Tuesday, January 30, 2024

The Killing Hills by Chris Offutt


Tucker was the same generation as Mick’s grandfather with all the complicated contradictions of the old culture deep in the hills. Forthright but not forthcoming. Honest but reticent. Watchful but friendly.

A fine literary author’s first foray into a series crime/action character. Offutt gives us Mick Hardin, an AWOL Army investigator who returns to his Kentucky back hills home to aid his sister-sheriff in a murder investigation.

If that description sounds a bit close to parody of many a current formulaic “action” character, well…

Offutt is clearly a talented writer, but it seems this “entertainment” vehicle he has chosen is so familiar that, for this reader at least, it rings hollow and too on-the-nose.

Rather than the first novel in a series, it feels as if we have joined a long-running series already in progress at the stage where a bit of steam has left the engine due to the repetitive tracks that must be followed.

I admired Offutt’s dollops of authentic scout craft but there are better back hills crime novels to be had.

Again, it is wise to assume my opinion is egregious as Offutt has chops and I failed as an intelligent reader.

Tuesday, January 23, 2024

A Voice Crying in the Wilderness by Edward Abbey


The fear of death follows from fear of life. The man who lives fully is prepared to die at anytime.

This is Abbey’s last work.

Albeit not fiction, this author of a few mighty fine Westerns, The Brave Cowboy and The Monkey-Wrench Gang among them, he was also a fearlessly insightful chronicler of nature and man-in-nature as we find in Desert Solitaire.

The subtitle of this work is “Notes From a Secret Journal.”

It is said Abbey offered this manuscript two weeks before his demise.

Broken into sections we find Abbey at his “worst” in places—the curmudgeonly quasi-misanthrope. Debatable if this is true.

And we find him at his absolute best.

The section titled, “Life, Death and All That” is golden.

We have thoughts from a man looking down the barrel of the mortality gun and giving his rawest, honest, life-affirming thoughts.

I absolutely adored this section.

In closing I will offer a few crumbs from this fine table.

We live in the kind of world where courage is the most essential of virtues; Without courage, the other virtues are useless.

Sentiment without action is the ruin of the soul. One brave deed is worth 1000 books.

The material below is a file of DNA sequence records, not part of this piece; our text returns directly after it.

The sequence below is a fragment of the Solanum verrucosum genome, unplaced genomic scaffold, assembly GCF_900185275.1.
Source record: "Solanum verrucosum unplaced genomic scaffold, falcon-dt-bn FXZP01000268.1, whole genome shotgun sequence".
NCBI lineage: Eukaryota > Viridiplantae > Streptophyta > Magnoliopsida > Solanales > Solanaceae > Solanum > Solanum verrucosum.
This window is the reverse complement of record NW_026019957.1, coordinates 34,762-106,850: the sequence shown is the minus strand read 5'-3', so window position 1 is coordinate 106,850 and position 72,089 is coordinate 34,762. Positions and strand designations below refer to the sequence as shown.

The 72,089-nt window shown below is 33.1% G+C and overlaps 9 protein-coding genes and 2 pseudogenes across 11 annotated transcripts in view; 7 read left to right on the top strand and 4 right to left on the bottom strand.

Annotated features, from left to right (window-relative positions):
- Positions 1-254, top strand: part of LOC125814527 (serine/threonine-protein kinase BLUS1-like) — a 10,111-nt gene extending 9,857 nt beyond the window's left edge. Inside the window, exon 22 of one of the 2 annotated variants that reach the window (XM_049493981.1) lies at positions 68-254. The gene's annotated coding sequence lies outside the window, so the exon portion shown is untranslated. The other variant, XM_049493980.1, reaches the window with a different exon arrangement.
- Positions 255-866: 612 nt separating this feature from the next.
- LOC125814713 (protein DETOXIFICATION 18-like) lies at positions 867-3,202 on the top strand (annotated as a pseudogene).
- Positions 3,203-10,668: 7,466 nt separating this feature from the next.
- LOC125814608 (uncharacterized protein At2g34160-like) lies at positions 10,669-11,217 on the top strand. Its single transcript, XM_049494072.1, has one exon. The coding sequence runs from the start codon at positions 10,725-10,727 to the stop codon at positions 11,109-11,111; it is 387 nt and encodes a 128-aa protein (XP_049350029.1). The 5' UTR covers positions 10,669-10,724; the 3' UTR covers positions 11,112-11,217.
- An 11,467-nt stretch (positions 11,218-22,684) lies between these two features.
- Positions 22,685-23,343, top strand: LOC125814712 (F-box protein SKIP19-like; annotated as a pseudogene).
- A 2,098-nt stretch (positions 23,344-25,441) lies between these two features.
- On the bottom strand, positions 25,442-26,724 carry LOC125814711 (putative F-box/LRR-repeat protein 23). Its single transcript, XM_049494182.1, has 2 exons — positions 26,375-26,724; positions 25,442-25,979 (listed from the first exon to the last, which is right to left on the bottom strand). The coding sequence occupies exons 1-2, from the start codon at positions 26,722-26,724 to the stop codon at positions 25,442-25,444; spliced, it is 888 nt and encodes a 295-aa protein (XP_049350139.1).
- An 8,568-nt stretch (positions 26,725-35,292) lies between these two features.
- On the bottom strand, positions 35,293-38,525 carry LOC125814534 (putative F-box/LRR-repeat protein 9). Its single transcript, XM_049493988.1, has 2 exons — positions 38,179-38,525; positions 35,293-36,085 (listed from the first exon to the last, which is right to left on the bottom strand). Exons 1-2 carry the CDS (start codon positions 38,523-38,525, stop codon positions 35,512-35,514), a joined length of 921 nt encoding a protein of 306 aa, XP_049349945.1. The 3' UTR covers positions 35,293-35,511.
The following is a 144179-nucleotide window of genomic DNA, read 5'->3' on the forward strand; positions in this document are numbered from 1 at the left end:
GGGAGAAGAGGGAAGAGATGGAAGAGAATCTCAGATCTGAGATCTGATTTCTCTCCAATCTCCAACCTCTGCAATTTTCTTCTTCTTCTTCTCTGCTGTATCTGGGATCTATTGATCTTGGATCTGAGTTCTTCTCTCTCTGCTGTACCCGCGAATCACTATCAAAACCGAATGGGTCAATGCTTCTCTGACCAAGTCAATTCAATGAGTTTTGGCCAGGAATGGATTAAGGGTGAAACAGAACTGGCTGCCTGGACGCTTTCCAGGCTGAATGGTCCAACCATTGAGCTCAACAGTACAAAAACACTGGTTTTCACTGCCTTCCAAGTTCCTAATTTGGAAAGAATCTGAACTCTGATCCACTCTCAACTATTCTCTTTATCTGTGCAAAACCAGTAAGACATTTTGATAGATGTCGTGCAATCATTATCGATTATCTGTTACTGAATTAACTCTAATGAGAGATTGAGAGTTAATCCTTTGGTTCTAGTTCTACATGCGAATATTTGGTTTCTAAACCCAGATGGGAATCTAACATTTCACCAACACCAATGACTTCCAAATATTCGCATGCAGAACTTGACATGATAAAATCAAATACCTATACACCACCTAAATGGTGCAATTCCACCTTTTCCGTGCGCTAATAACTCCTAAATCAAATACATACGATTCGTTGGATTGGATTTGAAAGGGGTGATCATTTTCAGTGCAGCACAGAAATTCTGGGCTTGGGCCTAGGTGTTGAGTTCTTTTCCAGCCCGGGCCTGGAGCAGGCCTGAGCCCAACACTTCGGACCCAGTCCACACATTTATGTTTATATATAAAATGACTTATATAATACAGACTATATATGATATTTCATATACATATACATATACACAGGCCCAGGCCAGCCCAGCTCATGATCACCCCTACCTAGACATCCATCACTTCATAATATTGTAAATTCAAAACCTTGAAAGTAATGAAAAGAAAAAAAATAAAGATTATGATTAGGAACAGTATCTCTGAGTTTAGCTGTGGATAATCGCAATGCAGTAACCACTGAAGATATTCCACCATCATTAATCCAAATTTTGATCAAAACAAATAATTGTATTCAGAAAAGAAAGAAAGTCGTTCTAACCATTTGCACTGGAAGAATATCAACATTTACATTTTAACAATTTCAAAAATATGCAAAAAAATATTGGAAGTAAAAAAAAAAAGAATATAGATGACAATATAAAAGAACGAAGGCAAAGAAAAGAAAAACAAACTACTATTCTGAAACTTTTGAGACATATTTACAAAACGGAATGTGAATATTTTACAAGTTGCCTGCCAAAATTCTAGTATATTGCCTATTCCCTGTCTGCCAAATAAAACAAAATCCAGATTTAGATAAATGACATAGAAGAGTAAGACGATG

In the modern technoindustrial culture, it is possible to proceed from infancy into senility without ever knowing manhood.

Tuesday, January 9, 2024

“USFS 1919: The Ranger, the Cook & a Hole in the Sky” by Norman MacLean


Nowadays you can scarcely be a lookout without a uniform and a college degree, but in 1919 not a man on our outfit, least of all the Ranger himself, had been to college. They still picked Rangers for the Forest Service by picking the toughest guy in town. Hours, Bill Bell, was the toughest in the Bitterroot Valley, and we thought he was the best Ranger in the Forest Service. We were strengthened in this belief by the rumor that Bill had killed a sheep herder. We were a little disappointed that he had been acquitted of the charges, but nobody held it against him, for we all knew that being acquitted of killing a sheepherder in Montana isn't the same as being innocent.

The author of the highly touted “A River Runs Through It” [reviewed on this blog] brings us this tale of early Rangering with the US Forest Service.

It is not an action tale, but rather a tale of grit, gumption, hard work and the type of men it attracts and repels.

It smacks of experience and its currency is legitimacy.

I enjoyed the hell out of it and if that opening quote moves you, well, you’re in for a fine ride.

Tuesday, January 2, 2024

Shock Wave by John Sandford


Virgil had a degree in ecological science, he was a committed green. But he met quite a few people over the years who'd come into the green movement from other, more ideologically violent movements-- people who’d start as anti-globalization protesters, or tree spikers as opposed to tree sitters, who thought that trashing a McDonald's was a good day's work, people who talked about Marx and Greenpeace in the same sentence.

The greenest people Virgil knew were hunters and fishermen, with Ducks Unlimited and Trout Unlimited and Pheasants Forever and the Ruffled Grouse Society, and the Conservancy and the National Wildlife Federation and all the rest, people who put their money and their time where their mouths were; but these others…

Another volume in Sandford’s seemingly effortlessly written Virgil Flowers series.

Flowers is a good ol’ boy investigator who always finds time to fish or hit the woods. It is in the vein of many recent outdoorsy thrillers, C.J. Box and Craig Johnson come to mind.

But…for my money, Sandford’s Flowers has them beat hands-down. There is a perpetual forward momentum in these novels coupled with Virgil’s lazy female-appreciating charm.

Strikes me as a Walton Goggins’ Netflix series waiting to happen.

Not classics of literature, but a masterclass nevertheless in how to entertain and make 400 some odd pages fly.

No mean feat, that.

A Frontier Phrase Worth Resurrecting: “He Bubbles Pure"

  [Excerpted from our book The Frontier Stoic: Life Lessons from Those Who Lived a Life.] “ He bubbles pure .” ·         Said of a man w...